By Darryl Mason
It took more than 120 hours of valuable research time to come up with the data for this headline grabbing study but the researchers could have found all the exact same data in half a second by simply searching the words 'The Simpsons smoking' :
One of the most popular television shows in history contains a "large number" of tobacco-related scenes, say researchers who watched 400 episodes of the cartoon for science.
"We recorded 795 instances of smoking or references to smoking," says Dr Guy Eslick, a fellow of the International Union Against Cancer and honorary associate of the University of Sydney's School of Public Health.
"The most notable characters who smoked were Marge Simpson's sisters Patty and Selma, Krusty the Clown and Bart's school teacher Mrs Krabappel."
Actually, according to this list, the first result when you Google 'The Simpsons smoking', Homer Simpson is seen smoking or referring to smoking 25 times, while Mrs Krabapple and cigarettes appear only 23 times.
Interestingly, "795 instances of smoking or references to smoking," is almost exactly the same number you get if you count every mention, reference or allusion to smoking and tobacco in this list.
"Even instances of smoking being reflected in a negative way, particularly among young characters, could have an impact on promoting children to smoke cigarettes," Dr Eslick said.
The study concludes: "Viewing The Simpsons characters smoking may prompt children to consider smoking at an early age".
But this news story claims the researchers only watched the first 18 seasons for their project, yet they came up with almost the same number of smoking references as this recently updated archive, which includes smoking references in seasons 19, 20 and 21.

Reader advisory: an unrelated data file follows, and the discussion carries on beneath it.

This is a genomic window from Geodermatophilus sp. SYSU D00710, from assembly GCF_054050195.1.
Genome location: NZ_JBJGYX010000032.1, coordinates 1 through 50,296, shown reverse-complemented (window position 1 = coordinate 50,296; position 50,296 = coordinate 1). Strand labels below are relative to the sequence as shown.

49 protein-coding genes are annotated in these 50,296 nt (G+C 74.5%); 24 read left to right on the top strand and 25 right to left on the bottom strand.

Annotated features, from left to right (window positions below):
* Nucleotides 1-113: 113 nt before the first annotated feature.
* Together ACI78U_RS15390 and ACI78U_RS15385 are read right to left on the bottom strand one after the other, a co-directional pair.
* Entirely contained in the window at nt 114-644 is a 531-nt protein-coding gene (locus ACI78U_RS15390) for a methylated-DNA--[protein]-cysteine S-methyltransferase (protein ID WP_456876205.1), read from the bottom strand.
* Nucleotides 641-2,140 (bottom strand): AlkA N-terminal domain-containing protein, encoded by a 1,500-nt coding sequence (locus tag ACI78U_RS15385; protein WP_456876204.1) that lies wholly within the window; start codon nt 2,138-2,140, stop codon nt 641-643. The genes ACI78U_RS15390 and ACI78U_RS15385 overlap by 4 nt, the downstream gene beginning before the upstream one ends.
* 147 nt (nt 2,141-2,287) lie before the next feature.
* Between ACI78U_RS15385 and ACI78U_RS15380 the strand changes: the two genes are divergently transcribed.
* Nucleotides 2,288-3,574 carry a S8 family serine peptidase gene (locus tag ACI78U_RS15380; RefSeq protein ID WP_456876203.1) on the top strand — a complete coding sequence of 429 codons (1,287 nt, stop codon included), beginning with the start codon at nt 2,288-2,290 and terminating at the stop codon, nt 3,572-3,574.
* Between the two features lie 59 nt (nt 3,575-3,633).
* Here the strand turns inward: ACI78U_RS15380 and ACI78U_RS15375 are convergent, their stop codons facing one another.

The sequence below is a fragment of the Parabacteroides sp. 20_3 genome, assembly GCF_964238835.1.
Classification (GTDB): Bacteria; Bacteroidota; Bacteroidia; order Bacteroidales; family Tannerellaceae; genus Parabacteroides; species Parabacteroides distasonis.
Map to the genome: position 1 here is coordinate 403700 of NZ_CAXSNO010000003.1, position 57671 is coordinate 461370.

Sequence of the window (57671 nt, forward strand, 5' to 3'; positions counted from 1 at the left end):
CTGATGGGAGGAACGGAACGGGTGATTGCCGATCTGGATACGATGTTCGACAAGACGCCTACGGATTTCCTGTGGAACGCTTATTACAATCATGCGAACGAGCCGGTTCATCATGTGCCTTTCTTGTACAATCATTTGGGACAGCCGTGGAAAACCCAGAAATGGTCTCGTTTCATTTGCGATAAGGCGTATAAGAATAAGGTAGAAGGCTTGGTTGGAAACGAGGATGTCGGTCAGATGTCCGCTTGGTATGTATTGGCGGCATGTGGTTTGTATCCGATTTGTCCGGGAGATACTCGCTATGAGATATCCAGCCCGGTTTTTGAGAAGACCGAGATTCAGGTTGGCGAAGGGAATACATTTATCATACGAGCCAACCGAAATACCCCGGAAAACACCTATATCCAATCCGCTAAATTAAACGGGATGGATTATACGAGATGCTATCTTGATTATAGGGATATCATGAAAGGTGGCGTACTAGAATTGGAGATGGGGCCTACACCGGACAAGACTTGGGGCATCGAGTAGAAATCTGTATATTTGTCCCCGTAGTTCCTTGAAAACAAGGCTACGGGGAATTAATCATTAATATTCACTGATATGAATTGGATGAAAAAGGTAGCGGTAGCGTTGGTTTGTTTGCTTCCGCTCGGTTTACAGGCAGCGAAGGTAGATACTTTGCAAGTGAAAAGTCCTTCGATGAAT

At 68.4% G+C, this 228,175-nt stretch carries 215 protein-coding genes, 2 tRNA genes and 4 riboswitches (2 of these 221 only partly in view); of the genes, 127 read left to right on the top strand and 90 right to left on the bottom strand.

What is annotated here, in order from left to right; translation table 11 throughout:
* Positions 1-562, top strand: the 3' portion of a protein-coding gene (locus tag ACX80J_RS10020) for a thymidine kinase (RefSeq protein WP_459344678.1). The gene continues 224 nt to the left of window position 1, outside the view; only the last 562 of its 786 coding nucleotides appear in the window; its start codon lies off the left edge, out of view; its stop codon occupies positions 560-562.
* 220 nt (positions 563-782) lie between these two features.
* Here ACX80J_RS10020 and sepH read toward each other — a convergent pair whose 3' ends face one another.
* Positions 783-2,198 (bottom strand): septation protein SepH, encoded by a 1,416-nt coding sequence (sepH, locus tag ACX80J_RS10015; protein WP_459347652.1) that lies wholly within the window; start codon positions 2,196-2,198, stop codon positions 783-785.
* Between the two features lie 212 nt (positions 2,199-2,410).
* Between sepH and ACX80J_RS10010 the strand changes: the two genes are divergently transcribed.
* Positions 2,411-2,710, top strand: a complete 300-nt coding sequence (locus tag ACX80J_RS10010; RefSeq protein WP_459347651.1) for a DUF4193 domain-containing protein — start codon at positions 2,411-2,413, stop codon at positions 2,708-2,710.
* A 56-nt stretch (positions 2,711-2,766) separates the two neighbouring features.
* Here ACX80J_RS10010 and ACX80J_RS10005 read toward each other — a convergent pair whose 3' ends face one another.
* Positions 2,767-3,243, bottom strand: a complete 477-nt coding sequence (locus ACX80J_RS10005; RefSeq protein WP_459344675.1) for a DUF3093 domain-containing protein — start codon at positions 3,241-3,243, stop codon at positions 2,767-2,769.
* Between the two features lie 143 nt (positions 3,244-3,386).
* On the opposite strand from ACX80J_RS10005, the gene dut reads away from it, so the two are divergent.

Imagine that. They could have saved all that precious research time simply by Googling 'The Simpsons Smoking'. It's the Very First Link!
Did the researchers find that archive and then decide to go ahead and watch 400 episodes of The Simpsons anyway?
400 episodes of The Simpsons, running at about 21 minutes each, works out to be about 120 solid hours. Which is the equivalent of getting one researcher to do nothing but watch The Simpsons seven hours a day, five days a week, for almost three solid weeks.
I'd like to take this opportunity to offer my value-price services to any researchers needing to know how many unhealthy meals Tony Soprano grunts his way through in The Sopranos, or how many times made up swear words are used in all seasons of Battlestar Galactica.
I think the more interesting research results would have come from studying what happens to someone who does nothing but watch The Simpsons all day, five days a week, for three weeks.
I know from personal experience back in the early '90s, that even two or three days of solid Simpsons marathon viewing sessions can seriously distort your perceptions of the non-cartoon reality. It's certainly not as colourful.